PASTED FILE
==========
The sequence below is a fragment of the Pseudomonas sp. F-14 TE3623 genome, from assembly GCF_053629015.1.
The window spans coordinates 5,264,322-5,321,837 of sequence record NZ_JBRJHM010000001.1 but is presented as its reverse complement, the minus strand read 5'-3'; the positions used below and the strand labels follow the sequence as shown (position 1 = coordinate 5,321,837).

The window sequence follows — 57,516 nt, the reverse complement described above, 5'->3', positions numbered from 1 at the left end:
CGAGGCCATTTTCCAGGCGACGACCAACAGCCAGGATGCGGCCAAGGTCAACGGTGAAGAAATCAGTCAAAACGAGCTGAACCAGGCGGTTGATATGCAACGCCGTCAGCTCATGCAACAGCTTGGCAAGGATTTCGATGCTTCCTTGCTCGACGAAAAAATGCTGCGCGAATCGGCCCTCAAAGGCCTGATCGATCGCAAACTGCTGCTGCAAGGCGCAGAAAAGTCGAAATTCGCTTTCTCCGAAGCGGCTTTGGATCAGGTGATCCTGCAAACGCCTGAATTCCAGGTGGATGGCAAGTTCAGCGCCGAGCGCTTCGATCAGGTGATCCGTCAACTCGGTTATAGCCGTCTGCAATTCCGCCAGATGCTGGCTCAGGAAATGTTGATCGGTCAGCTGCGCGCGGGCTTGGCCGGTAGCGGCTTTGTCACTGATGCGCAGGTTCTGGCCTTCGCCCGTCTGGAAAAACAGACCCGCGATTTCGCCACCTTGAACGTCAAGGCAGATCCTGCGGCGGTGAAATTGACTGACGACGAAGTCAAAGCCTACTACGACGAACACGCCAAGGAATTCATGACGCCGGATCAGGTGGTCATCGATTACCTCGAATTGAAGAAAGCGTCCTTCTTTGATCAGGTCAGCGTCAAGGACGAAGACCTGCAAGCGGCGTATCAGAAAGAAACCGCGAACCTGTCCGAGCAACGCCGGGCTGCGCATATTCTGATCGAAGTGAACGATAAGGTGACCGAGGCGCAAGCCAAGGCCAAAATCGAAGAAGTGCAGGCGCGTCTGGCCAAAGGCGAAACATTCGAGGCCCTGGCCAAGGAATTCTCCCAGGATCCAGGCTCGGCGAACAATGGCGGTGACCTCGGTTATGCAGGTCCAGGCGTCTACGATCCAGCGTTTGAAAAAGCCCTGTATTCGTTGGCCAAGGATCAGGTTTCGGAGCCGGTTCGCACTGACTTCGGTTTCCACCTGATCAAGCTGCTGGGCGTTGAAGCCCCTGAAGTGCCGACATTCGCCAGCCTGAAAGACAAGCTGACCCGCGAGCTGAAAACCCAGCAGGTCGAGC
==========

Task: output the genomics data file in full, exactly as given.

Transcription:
The sequence below is a fragment of the Pseudomonas sp. F-14 TE3623 genome, from assembly GCF_053629015.1.
The window spans coordinates 5,264,322-5,321,837 of sequence record NZ_JBRJHM010000001.1 but is presented as its reverse complement, the minus strand read 5'-3'; the positions used below and the strand labels follow the sequence as shown (position 1 = coordinate 5,321,837).

The window sequence follows — 57,516 nt, the reverse complement described above, 5'->3', positions numbered from 1 at the left end:
CGAGGCCATTTTCCAGGCGACGACCAACAGCCAGGATGCGGCCAAGGTCAACGGTGAAGAAATCAGTCAAAACGAGCTGAACCAGGCGGTTGATATGCAACGCCGTCAGCTCATGCAACAGCTTGGCAAGGATTTCGATGCTTCCTTGCTCGACGAAAAAATGCTGCGCGAATCGGCCCTCAAAGGCCTGATCGATCGCAAACTGCTGCTGCAAGGCGCAGAAAAGTCGAAATTCGCTTTCTCCGAAGCGGCTTTGGATCAGGTGATCCTGCAAACGCCTGAATTCCAGGTGGATGGCAAGTTCAGCGCCGAGCGCTTCGATCAGGTGATCCGTCAACTCGGTTATAGCCGTCTGCAATTCCGCCAGATGCTGGCTCAGGAAATGTTGATCGGTCAGCTGCGCGCGGGCTTGGCCGGTAGCGGCTTTGTCACTGATGCGCAGGTTCTGGCCTTCGCCCGTCTGGAAAAACAGACCCGCGATTTCGCCACCTTGAACGTCAAGGCAGATCCTGCGGCGGTGAAATTGACTGACGACGAAGTCAAAGCCTACTACGACGAACACGCCAAGGAATTCATGACGCCGGATCAGGTGGTCATCGATTACCTCGAATTGAAGAAAGCGTCCTTCTTTGATCAGGTCAGCGTCAAGGACGAAGACCTGCAAGCGGCGTATCAGAAAGAAACCGCGAACCTGTCCGAGCAACGCCGGGCTGCGCATATTCTGATCGAAGTGAACGATAAGGTGACCGAGGCGCAAGCCAAGGCCAAAATCGAAGAAGTGCAGGCGCGTCTGGCCAAAGGCGAAACATTCGAGGCCCTGGCCAAGGAATTCTCCCAGGATCCAGGCTCGGCGAACAATGGCGGTGACCTCGGTTATGCAGGTCCAGGCGTCTACGATCCAGCGTTTGAAAAAGCCCTGTATTCGTTGGCCAAGGATCAGGTTTCGGAGCCGGTTCGCACTGACTTCGGTTTCCACCTGATCAAGCTGCTGGGCGTTGAAGCCCCTGAAGTGCCGACATTCGCCAGCCTGAAAGACAAGCTGACCCGCGAGCTGAAAACCCAGCAGGTCGAGC